LinkedIn vs. Facebook IPO Success

LinkedIn vs. Facebook IPO Success

 

LinkedIn’s recent IPO performance appears to have crushed the perception of big named company IPOs from Facebook, Yelp, Zynga, Groupon and Pandora. Based on their recent closing price, LinkedIn is up 141%. According to BusinessInsider Linkedin is, “the best-performing IPO this year by a huge margin. The next closest competitor, Bankrate, is up about 28 percent from its initial public offering.”

Timing may have been a factor for LinkedIn’s success. They have also seen consistent growth in unique visitors. Investors waiting for highly anticipated IPOs like Facebook may have helped increase the success of LinkedIn as well.

Although Facebook has had a lot of negative press regarding its IPO, CBS news reported that Facebook’s IPO was actually a success. CBS explained, “LinkedIn (LNKD) shares popped from the start in the professional networking company’s 2011 IPO and more than doubled in the first few days.”  Investment bankers made a bundle. This led people to think Facebook had been a flop. However, CBS author Allan Roth explained, “my definition of a successful launch of a new publicly traded stock doesn’t rest on how much money the investment bankers make. It rests on how close the offering price is to where the stock actually trades. The fact that Facebook shares closed at nearly their offering price tells me that that investors thought it was fairly priced. That’s pretty amazing, in my view, given all the hype over Facebook.”

Colin Lokey from SeekingAlpha explained that when comparing Facebook to Linkedin, fundamentals show that Linkedin is overvalued. Lokey warned, “Investors should of course, keep in mind that the fact that LinkedIn is far too expensive doesn’t mean Facebook is fairly valued at half of LinkedIn’s price.”  Prices have been affected by the recent Facebook IPO. Yahoo’s Finance writer Jeff Macke did not share Lokey’s opinion on pricing when he stated, “Linkedin stock has been dragged down over the last few weeks by the undercurrent of the Facebook Titanic.” He sees LinkedIn as a “screaming buy”.

Only time will tell how well LinkedIn and Facebook will perform. BizJournals recently quoted Linkedin’s CFO Steve Sordello about the importance of a company’s IPO results. “”An IPO is a one-time event, and what really matters is the long term. If it rains on your wedding day, you’re going to remember it rained but it’s not going to influence the marriage.”

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What to Know before Investing in IPOs like LinkedIn or Pandora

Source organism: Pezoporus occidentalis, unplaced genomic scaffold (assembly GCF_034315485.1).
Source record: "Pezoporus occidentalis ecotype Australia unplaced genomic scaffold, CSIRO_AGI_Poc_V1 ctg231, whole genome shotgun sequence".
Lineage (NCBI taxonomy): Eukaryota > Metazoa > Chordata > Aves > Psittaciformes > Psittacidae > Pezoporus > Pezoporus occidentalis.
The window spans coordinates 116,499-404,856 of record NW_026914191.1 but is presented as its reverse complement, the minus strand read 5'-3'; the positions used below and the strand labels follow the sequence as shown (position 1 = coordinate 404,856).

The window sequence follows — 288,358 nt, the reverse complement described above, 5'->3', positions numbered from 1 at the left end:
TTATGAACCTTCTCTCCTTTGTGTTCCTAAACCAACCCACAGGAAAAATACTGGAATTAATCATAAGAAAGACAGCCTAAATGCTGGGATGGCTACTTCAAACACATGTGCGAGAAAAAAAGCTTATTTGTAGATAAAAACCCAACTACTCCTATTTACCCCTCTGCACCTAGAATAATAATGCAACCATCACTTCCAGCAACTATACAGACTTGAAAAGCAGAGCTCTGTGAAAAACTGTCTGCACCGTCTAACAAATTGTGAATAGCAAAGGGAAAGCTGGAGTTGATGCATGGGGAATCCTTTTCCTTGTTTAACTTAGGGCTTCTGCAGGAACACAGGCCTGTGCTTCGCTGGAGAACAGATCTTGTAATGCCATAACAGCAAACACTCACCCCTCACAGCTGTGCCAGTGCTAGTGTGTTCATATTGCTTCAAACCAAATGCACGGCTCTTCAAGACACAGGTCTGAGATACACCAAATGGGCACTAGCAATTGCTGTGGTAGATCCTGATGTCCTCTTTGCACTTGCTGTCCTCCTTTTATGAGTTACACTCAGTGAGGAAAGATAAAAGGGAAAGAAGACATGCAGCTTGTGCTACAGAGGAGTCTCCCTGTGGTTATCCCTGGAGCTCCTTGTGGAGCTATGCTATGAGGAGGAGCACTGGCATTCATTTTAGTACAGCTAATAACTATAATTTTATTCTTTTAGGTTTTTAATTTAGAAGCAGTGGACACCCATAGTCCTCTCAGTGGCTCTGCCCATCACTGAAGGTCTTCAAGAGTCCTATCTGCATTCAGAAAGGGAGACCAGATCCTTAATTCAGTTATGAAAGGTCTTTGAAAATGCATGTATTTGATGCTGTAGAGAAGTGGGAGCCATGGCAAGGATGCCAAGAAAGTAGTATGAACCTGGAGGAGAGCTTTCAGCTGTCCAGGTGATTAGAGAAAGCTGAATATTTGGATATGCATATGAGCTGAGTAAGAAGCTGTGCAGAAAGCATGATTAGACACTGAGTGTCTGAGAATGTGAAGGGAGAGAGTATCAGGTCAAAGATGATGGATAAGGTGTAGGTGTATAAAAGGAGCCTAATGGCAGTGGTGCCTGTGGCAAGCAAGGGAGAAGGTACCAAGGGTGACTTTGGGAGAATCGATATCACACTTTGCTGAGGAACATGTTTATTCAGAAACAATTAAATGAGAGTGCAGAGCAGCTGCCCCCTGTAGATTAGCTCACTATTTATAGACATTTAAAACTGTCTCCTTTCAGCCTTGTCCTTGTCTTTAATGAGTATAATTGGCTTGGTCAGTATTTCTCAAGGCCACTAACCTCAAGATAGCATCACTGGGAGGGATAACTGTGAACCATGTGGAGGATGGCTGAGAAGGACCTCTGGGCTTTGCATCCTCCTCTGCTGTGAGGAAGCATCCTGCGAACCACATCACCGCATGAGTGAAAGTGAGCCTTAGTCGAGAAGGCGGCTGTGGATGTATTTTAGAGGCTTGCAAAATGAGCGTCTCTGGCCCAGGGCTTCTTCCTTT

Is investing in an initial public offering (IPO) a good idea?  With the recent LinkedIn and Pandora IPOs and talk of future IPOs with Twitter and Facebook, this is a question that many investors may be considering.  Imagine getting in on the ground floor of a giant like Coca-Cola? It might have been a wild ride, but those that hung in there, had a nice payoff.  Joshua Kennon of About.com reported, “A single share of Coca-Cola purchased for $40 at the IPO in 1919, for example, crashed to $19 the following year. Yet, today, that one share, with dividends reinvested, is worth over $5 million.”

Kennon suggests that if you have the stomach for risking your investment, you might want to consider whether the company can grow at a rate high enough to justify its price, whether there are any patents or trademarks to protect the business, whether you’d want to hold onto this stock for 30 years and if it fell by 50% would you have the stomach to handle it?

DailyFinance reported some additional questions to ask before investing in an IPO: (1) Is there an attractive market for the product? (2) Does the company have a significant share of the market? (3) Is the company’s management team experienced? (4) Is the company growing and profitable?

The following list shows some more recent IPO original offering prices compared to their current price (as of July, 2011):

Google Initial Offering Price, 2004:  $85/share

Google Price July, 2011:  $530/share

Pandora Initial Offering Price, June, 2011:  $16/share

Pandora Price July, 2011:  $19/share

LinkedIn Initial Offering Price, May, 2011: $45/share

LinkedIn Price July, 2011:  $98/share

Many employees of companies like Google became wealthy overnight when their companies went IPO. The New York Times article Google’s IPO 5 Years Later stated, “When the offering finally happened, it turned an estimated 1,000 Google employees into millionaires, at least on paper. Since then, many more millionaires have been minted inside the Googleplex, the Web search company’s headquarters in Mountain View, Calif.”

Not all startups have been this successful.  Businesspundit lists the 25 Internet Startups that Bombed Miserably. MSMoney also warned, “Many investors fret they’ll miss the next big thing because they have no access to the IPO market, but study after study has proven that IPOs historically underperform the broader markets.” FIGuide echoed that same sentiment in their article Should You Invest in IPOs, stating that there might be better options.  “A seminal paper published in The Journal of Finance looked at IPOs from 1970 to 1990. During the five years after issuance, investors in these IPOs got average annual returns of only 5%.(1) By contrast, the overall stock market’s average annual return from 1970 to 1990 was more than double that figure, at 10.8%. To put this in perspective, $1,000 invested at 5% for 20 years would have generated $2,653, while $1,000 invested at 10.8% would have generated $7,777, almost three times as much.”

Top 5 Things to Know to be a Successful Entrepreneur

The typical entrepreneurial personality has the drive and ambition for success.  Like anything in life, though, it is always harder to do something the very first time.  This can discourage many new entrepreneurs from taking that initial leap and to start their own business. 

I teach several entrepreneurial courses and have put together some important articles that I recommend to my students.  The following list contains many of these articles and some of the most important things that entrepreneurs should do in order to be successful: